Prototypes rarely make it to production unchanged, but the Turner Designs C-ray C3 fluorometer body went straight from garage prototype to production.
It is incorporated into the Turner Designs C-FINS system, which spawned out of the need for a towable fluorometer that could be used during oil spill responses.
It integrates global positioning system coordinates from an external GPS with RS232 connectability into samples measurements. Users can map algal blooms with a chlorophyll A fluorometer, or study an oil sheen with the Turner Designs crude oil sensor.
Development started with an experiment on the Turner Designs C3 fluorometer in Alaska in 2007. Brian Parscal, owner of Parscal Pacific, tested the C3 during an oil spill response exercise. “One of the first things we discovered was that when you put it in the water it floated,” he said.
The instrument was not designed to tow, but did provide quality data during the test.
Parscal built a prototype body for the C3 to remedy the issue. During a weekend in his garage he made a body out of steel and PVC tubing. He added fins to make it glide beneath the water’s surface.
Parscal took the fluorometer out for a second test run. The C-ray body worked the first time, causing the fluorometer to cruise beneath the surface with ease at low speeds. “As you tow it, the hydrodynamics will actually pull it down,” he said.
Tom Brumett, sales engineer with Turner Designs, said the quick innovation created an out-of-the-box solution for researchers who want to collect data in a wide swath of open water.
Turner Designs tapped into another customer’s application to add in GPS parsing. Paul Barter, a senior marine scientist with the New Zealand-based Cawthron Institute, used the Turner Designs 10AU fluorometer in combination with ArcGIS to map chlorophyll A in a mussel farm. He details his experience in Turner’s 2004 January Newsletter.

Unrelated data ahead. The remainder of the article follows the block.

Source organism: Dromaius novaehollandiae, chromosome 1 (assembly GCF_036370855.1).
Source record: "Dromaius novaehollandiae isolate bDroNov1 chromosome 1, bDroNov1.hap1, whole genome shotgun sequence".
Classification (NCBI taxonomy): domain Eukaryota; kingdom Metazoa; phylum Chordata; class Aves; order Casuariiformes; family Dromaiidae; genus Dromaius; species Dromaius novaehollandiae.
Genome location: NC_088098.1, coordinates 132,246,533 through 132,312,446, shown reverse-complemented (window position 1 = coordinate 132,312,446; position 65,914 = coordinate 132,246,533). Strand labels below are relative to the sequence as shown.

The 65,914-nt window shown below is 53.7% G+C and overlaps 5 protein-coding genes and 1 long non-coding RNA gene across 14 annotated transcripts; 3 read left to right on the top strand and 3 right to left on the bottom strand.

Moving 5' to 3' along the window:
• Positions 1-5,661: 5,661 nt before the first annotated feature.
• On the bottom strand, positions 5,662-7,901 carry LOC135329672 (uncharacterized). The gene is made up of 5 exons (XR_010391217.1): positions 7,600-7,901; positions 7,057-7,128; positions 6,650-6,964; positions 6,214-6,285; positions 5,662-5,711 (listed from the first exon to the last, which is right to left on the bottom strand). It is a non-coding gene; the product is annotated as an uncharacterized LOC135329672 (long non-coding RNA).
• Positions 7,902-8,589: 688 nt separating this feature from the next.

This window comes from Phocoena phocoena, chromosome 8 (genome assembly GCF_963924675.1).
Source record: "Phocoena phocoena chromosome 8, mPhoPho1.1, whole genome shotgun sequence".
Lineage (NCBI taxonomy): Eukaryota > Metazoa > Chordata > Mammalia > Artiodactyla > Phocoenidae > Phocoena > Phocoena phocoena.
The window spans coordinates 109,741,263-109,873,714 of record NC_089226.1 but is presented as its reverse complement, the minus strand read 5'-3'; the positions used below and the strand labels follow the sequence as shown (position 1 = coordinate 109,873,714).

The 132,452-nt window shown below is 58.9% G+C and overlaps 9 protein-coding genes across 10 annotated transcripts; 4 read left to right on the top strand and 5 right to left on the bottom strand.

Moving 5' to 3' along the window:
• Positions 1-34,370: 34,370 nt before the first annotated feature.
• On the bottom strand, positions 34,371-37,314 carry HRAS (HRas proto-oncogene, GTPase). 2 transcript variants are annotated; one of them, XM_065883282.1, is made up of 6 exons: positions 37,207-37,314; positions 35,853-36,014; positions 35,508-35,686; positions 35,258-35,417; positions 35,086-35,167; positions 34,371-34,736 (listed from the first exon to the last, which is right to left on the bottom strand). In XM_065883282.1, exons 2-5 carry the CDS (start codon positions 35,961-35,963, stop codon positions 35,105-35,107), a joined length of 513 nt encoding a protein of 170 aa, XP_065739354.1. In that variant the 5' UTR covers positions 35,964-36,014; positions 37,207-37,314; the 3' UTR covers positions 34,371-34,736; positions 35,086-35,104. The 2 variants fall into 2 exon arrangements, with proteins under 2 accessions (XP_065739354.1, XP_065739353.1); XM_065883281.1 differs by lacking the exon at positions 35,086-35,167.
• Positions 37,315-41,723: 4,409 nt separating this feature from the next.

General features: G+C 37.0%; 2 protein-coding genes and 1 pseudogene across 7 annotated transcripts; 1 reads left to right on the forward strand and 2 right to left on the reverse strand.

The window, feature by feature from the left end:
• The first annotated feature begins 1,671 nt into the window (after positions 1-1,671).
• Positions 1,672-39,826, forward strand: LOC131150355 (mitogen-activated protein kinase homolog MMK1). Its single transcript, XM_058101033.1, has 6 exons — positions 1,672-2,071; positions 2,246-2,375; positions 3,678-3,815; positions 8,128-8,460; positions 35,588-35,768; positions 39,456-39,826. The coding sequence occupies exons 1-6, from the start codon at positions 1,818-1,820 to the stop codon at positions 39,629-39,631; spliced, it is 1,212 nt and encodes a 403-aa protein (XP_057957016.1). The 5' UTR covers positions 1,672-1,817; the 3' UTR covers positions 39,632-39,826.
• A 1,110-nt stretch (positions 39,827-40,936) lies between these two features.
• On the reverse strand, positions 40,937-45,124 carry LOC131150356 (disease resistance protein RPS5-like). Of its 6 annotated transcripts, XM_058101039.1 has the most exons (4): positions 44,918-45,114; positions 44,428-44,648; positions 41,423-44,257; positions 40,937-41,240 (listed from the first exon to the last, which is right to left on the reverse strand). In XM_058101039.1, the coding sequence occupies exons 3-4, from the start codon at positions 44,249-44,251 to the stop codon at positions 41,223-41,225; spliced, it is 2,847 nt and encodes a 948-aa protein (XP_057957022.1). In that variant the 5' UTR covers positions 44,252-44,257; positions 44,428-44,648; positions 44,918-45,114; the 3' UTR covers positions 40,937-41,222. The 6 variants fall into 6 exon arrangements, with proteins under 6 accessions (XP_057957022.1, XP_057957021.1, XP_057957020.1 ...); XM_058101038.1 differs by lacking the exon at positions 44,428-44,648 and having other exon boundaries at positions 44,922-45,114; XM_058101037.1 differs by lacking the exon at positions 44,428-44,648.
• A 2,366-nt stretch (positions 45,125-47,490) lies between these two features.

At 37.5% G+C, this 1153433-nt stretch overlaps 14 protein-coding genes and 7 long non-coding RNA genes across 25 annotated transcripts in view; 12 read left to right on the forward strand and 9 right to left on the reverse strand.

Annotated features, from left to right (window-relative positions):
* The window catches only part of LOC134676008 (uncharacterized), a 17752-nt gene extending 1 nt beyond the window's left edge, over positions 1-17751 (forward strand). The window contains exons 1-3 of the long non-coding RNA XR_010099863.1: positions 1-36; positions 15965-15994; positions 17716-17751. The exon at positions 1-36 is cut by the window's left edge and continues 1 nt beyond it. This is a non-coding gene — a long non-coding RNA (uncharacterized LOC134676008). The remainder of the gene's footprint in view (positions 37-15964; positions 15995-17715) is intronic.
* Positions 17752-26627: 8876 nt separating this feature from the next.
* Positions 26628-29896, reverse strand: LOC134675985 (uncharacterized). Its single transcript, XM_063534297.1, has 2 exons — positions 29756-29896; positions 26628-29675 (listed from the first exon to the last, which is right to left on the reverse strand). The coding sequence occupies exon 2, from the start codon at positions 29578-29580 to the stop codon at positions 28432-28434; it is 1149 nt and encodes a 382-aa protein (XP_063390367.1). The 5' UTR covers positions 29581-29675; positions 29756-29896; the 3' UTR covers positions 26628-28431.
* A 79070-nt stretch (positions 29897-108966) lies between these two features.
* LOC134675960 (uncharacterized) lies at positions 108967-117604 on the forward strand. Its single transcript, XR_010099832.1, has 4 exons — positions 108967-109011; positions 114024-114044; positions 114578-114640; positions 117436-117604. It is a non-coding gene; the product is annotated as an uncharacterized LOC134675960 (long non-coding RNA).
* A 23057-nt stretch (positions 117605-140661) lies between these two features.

Barter helped Turner Design engineers give the same capability to the C-FINS package. The company provides free software that allows the C3 to communicate with a GPS and ArcGIS Software.
Brumett said the goal of the monitoring package is to keep researchers focused on their studies and not on equipment integration. “As a researcher, the last thing you want to do is spend a lot of time and resources messing with software code,” he said.
Users simply hook the C-FINS system up to a laptop, attach a tow line, set a sampling interval and start recording data.
Parscal said there were seven C-FINS systems deployed during the Deepwater Horizon Oil Spill. He worked with the U.S. Coast Guard, using the fluorometer systems to evaluate the effects of dispersants on oil sheens.
When it comes to applications, Parscal said users may have to try a few different tow cable configurations to get the fluorometer cruising through the water to their satisfaction. “Don’t be afraid to experiment,” he said.
Recommended towing speed for the fluorometer is 4 knots in shallow water one meter deep or less. As water deepens past 10 meters, recommended towing speeds progressively slow to around 1 knot.
Once cruising, the fluorometers sample at a fixed time interval. Data can be viewed in real time. The C3 fluorometer will collect up to 480,000 data points.
Turner Cyclops sensors available for integration into the C-FINS package include: tryptophan, crude oil, PTSA Dye, refined fuels, chlorophyll, turbidity, fluorescein, Rhodamine, blue-green algae, optical brighteners and CDOM. Custom optics are also available.